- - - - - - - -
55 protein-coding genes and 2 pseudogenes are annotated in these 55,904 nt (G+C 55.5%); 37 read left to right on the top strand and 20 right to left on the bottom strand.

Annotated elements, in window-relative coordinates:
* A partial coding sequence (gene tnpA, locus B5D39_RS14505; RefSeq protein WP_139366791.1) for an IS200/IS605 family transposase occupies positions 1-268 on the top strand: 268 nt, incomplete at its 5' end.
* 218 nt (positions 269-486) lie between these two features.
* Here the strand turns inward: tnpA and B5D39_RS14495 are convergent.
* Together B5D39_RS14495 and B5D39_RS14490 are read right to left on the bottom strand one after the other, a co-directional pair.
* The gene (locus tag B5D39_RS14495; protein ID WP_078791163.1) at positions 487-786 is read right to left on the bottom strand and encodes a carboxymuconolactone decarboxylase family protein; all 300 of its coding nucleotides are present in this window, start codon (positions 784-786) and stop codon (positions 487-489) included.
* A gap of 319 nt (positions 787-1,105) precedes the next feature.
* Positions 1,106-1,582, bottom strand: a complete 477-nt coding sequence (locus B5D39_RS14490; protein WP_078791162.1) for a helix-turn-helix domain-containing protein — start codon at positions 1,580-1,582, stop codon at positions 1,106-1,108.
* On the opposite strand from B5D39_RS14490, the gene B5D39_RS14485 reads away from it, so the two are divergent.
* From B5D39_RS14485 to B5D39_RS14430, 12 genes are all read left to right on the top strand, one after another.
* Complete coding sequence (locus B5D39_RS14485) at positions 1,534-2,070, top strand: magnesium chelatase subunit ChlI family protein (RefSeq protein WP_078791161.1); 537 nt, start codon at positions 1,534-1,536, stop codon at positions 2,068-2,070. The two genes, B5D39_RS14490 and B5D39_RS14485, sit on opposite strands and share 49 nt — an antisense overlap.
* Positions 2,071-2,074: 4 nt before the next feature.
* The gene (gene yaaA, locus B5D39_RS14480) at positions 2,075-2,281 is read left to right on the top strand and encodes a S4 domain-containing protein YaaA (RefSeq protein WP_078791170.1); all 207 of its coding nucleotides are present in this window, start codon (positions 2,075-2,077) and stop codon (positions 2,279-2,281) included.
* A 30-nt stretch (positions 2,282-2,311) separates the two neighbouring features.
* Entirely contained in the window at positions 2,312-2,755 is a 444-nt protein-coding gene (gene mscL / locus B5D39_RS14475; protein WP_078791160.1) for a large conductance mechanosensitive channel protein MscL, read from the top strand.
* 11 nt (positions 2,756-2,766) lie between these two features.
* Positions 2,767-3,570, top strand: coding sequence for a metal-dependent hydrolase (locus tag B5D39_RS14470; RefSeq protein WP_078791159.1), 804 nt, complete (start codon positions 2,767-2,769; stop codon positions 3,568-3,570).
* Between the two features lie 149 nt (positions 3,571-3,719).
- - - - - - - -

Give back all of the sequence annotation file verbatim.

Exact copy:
55 protein-coding genes and 2 pseudogenes are annotated in these 55,904 nt (G+C 55.5%); 37 read left to right on the top strand and 20 right to left on the bottom strand.

Annotated elements, in window-relative coordinates:
* A partial coding sequence (gene tnpA, locus B5D39_RS14505; RefSeq protein WP_139366791.1) for an IS200/IS605 family transposase occupies positions 1-268 on the top strand: 268 nt, incomplete at its 5' end.
* 218 nt (positions 269-486) lie between these two features.
* Here the strand turns inward: tnpA and B5D39_RS14495 are convergent.
* Together B5D39_RS14495 and B5D39_RS14490 are read right to left on the bottom strand one after the other, a co-directional pair.
* The gene (locus tag B5D39_RS14495; protein ID WP_078791163.1) at positions 487-786 is read right to left on the bottom strand and encodes a carboxymuconolactone decarboxylase family protein; all 300 of its coding nucleotides are present in this window, start codon (positions 784-786) and stop codon (positions 487-489) included.
* A gap of 319 nt (positions 787-1,105) precedes the next feature.
* Positions 1,106-1,582, bottom strand: a complete 477-nt coding sequence (locus B5D39_RS14490; protein WP_078791162.1) for a helix-turn-helix domain-containing protein — start codon at positions 1,580-1,582, stop codon at positions 1,106-1,108.
* On the opposite strand from B5D39_RS14490, the gene B5D39_RS14485 reads away from it, so the two are divergent.
* From B5D39_RS14485 to B5D39_RS14430, 12 genes are all read left to right on the top strand, one after another.
* Complete coding sequence (locus B5D39_RS14485) at positions 1,534-2,070, top strand: magnesium chelatase subunit ChlI family protein (RefSeq protein WP_078791161.1); 537 nt, start codon at positions 1,534-1,536, stop codon at positions 2,068-2,070. The two genes, B5D39_RS14490 and B5D39_RS14485, sit on opposite strands and share 49 nt — an antisense overlap.
* Positions 2,071-2,074: 4 nt before the next feature.
* The gene (gene yaaA, locus B5D39_RS14480) at positions 2,075-2,281 is read left to right on the top strand and encodes a S4 domain-containing protein YaaA (RefSeq protein WP_078791170.1); all 207 of its coding nucleotides are present in this window, start codon (positions 2,075-2,077) and stop codon (positions 2,279-2,281) included.
* A 30-nt stretch (positions 2,282-2,311) separates the two neighbouring features.
* Entirely contained in the window at positions 2,312-2,755 is a 444-nt protein-coding gene (gene mscL / locus B5D39_RS14475; protein WP_078791160.1) for a large conductance mechanosensitive channel protein MscL, read from the top strand.
* 11 nt (positions 2,756-2,766) lie between these two features.
* Positions 2,767-3,570, top strand: coding sequence for a metal-dependent hydrolase (locus tag B5D39_RS14470; RefSeq protein WP_078791159.1), 804 nt, complete (start codon positions 2,767-2,769; stop codon positions 3,568-3,570).
* Between the two features lie 149 nt (positions 3,571-3,719).